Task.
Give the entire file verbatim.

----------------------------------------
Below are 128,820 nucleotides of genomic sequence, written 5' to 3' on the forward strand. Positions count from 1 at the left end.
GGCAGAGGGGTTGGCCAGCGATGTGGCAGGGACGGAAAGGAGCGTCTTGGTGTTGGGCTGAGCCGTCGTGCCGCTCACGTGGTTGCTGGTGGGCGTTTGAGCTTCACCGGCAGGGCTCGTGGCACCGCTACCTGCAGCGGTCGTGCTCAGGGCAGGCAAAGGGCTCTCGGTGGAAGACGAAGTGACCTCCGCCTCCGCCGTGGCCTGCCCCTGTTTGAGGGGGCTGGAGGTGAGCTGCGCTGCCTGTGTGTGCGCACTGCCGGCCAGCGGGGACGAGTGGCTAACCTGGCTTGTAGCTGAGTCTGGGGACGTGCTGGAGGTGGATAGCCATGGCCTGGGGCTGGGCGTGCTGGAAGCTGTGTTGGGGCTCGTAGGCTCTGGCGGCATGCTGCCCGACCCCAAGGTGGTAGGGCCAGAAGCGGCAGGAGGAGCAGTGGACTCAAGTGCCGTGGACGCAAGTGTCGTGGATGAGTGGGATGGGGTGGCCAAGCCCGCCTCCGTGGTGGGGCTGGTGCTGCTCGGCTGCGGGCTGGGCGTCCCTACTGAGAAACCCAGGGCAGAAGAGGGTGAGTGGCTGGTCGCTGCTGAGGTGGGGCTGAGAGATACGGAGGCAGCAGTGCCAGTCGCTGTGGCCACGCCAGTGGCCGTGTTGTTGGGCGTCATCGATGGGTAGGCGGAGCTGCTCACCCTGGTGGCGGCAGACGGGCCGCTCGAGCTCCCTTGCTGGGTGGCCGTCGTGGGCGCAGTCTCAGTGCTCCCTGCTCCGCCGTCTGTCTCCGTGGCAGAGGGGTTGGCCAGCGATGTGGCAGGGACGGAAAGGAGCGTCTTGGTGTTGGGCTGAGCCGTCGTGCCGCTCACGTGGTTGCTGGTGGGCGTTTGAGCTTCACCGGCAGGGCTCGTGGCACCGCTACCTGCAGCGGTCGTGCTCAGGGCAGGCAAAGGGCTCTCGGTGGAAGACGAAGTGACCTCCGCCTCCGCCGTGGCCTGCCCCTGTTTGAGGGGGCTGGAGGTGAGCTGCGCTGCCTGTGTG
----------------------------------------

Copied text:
Below are 128,820 nucleotides of genomic sequence, written 5' to 3' on the forward strand. Positions count from 1 at the left end.
GGCAGAGGGGTTGGCCAGCGATGTGGCAGGGACGGAAAGGAGCGTCTTGGTGTTGGGCTGAGCCGTCGTGCCGCTCACGTGGTTGCTGGTGGGCGTTTGAGCTTCACCGGCAGGGCTCGTGGCACCGCTACCTGCAGCGGTCGTGCTCAGGGCAGGCAAAGGGCTCTCGGTGGAAGACGAAGTGACCTCCGCCTCCGCCGTGGCCTGCCCCTGTTTGAGGGGGCTGGAGGTGAGCTGCGCTGCCTGTGTGTGCGCACTGCCGGCCAGCGGGGACGAGTGGCTAACCTGGCTTGTAGCTGAGTCTGGGGACGTGCTGGAGGTGGATAGCCATGGCCTGGGGCTGGGCGTGCTGGAAGCTGTGTTGGGGCTCGTAGGCTCTGGCGGCATGCTGCCCGACCCCAAGGTGGTAGGGCCAGAAGCGGCAGGAGGAGCAGTGGACTCAAGTGCCGTGGACGCAAGTGTCGTGGATGAGTGGGATGGGGTGGCCAAGCCCGCCTCCGTGGTGGGGCTGGTGCTGCTCGGCTGCGGGCTGGGCGTCCCTACTGAGAAACCCAGGGCAGAAGAGGGTGAGTGGCTGGTCGCTGCTGAGGTGGGGCTGAGAGATACGGAGGCAGCAGTGCCAGTCGCTGTGGCCACGCCAGTGGCCGTGTTGTTGGGCGTCATCGATGGGTAGGCGGAGCTGCTCACCCTGGTGGCGGCAGACGGGCCGCTCGAGCTCCCTTGCTGGGTGGCCGTCGTGGGCGCAGTCTCAGTGCTCCCTGCTCCGCCGTCTGTCTCCGTGGCAGAGGGGTTGGCCAGCGATGTGGCAGGGACGGAAAGGAGCGTCTTGGTGTTGGGCTGAGCCGTCGTGCCGCTCACGTGGTTGCTGGTGGGCGTTTGAGCTTCACCGGCAGGGCTCGTGGCACCGCTACCTGCAGCGGTCGTGCTCAGGGCAGGCAAAGGGCTCTCGGTGGAAGACGAAGTGACCTCCGCCTCCGCCGTGGCCTGCCCCTGTTTGAGGGGGCTGGAGGTGAGCTGCGCTGCCTGTGTG